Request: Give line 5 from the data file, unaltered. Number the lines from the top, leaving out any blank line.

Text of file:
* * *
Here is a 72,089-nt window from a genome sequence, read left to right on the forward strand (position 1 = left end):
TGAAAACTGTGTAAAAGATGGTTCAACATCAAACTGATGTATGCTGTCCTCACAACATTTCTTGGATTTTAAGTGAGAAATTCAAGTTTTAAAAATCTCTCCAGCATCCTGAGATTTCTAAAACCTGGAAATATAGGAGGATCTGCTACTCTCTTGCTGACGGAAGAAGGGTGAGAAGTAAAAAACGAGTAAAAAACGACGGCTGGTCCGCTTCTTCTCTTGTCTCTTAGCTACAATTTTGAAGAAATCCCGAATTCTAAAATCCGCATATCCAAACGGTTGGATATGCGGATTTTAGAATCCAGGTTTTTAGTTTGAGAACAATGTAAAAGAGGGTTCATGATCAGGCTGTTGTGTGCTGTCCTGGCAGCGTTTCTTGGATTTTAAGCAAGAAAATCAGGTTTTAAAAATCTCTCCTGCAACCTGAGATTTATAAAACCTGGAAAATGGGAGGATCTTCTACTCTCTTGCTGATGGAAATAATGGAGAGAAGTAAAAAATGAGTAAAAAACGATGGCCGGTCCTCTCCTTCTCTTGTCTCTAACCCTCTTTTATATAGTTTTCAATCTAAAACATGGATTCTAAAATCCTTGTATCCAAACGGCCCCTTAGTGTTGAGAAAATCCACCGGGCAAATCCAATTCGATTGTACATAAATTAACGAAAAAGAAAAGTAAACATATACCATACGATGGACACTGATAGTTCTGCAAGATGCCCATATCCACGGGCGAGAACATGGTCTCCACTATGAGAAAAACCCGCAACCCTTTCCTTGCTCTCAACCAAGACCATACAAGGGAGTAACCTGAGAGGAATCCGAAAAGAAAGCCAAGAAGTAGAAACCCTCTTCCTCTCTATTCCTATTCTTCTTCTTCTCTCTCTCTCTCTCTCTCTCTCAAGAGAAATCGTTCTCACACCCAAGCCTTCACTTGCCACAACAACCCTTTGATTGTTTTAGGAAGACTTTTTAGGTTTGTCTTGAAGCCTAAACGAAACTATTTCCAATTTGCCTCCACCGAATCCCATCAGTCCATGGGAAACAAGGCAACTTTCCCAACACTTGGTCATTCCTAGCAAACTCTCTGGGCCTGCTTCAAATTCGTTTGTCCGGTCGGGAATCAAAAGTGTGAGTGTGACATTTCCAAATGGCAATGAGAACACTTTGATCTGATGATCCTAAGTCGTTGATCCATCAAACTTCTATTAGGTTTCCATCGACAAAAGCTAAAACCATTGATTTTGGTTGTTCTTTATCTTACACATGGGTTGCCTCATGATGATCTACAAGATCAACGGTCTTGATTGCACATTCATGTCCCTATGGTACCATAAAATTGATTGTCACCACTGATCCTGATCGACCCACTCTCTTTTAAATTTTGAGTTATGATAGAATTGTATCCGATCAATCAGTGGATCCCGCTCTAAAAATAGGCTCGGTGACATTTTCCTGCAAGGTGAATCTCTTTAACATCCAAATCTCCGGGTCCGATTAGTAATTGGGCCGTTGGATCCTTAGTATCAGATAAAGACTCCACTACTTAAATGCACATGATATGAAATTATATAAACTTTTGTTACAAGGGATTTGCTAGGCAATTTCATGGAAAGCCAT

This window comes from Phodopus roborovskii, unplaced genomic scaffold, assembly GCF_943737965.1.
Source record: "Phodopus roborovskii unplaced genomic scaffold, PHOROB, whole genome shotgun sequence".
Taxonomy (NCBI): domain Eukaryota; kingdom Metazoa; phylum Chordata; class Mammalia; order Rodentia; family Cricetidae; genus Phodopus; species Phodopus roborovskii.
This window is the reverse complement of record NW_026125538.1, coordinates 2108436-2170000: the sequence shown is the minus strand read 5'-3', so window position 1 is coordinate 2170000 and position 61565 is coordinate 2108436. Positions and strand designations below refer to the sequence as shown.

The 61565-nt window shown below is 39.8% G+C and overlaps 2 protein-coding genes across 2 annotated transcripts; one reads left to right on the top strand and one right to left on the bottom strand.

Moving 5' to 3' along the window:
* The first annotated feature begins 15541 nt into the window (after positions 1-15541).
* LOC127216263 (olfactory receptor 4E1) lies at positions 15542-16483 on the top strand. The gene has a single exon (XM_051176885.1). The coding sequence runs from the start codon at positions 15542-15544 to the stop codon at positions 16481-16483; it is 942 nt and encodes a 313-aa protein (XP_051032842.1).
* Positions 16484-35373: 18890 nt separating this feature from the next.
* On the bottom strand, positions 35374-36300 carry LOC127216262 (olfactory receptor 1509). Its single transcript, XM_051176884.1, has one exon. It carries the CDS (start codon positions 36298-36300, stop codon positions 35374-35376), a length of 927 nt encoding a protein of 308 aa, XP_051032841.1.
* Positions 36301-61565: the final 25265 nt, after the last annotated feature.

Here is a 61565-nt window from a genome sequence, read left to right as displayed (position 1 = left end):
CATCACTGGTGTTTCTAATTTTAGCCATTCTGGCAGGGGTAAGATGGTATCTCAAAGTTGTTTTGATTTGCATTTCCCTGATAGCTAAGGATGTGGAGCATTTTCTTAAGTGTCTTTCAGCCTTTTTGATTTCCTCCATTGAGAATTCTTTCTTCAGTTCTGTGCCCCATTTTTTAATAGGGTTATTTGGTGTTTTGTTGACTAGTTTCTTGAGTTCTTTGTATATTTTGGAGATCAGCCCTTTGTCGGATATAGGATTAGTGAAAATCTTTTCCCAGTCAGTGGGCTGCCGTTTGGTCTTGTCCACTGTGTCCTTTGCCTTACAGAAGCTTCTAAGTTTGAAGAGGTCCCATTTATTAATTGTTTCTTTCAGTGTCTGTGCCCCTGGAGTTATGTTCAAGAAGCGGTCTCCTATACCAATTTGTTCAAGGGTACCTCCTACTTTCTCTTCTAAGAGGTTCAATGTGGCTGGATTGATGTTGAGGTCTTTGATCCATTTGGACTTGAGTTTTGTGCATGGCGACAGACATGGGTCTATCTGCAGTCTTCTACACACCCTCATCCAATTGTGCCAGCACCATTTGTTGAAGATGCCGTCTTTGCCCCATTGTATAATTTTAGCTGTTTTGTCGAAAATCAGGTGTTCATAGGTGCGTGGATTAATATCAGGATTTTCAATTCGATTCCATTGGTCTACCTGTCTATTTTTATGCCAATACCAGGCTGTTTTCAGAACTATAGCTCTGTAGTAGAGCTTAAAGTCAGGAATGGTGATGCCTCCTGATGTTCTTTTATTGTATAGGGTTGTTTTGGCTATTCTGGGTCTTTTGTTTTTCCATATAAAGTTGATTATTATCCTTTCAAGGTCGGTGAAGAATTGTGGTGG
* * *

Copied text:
Taxonomy (NCBI): domain Eukaryota; kingdom Metazoa; phylum Chordata; class Mammalia; order Rodentia; family Cricetidae; genus Phodopus; species Phodopus roborovskii.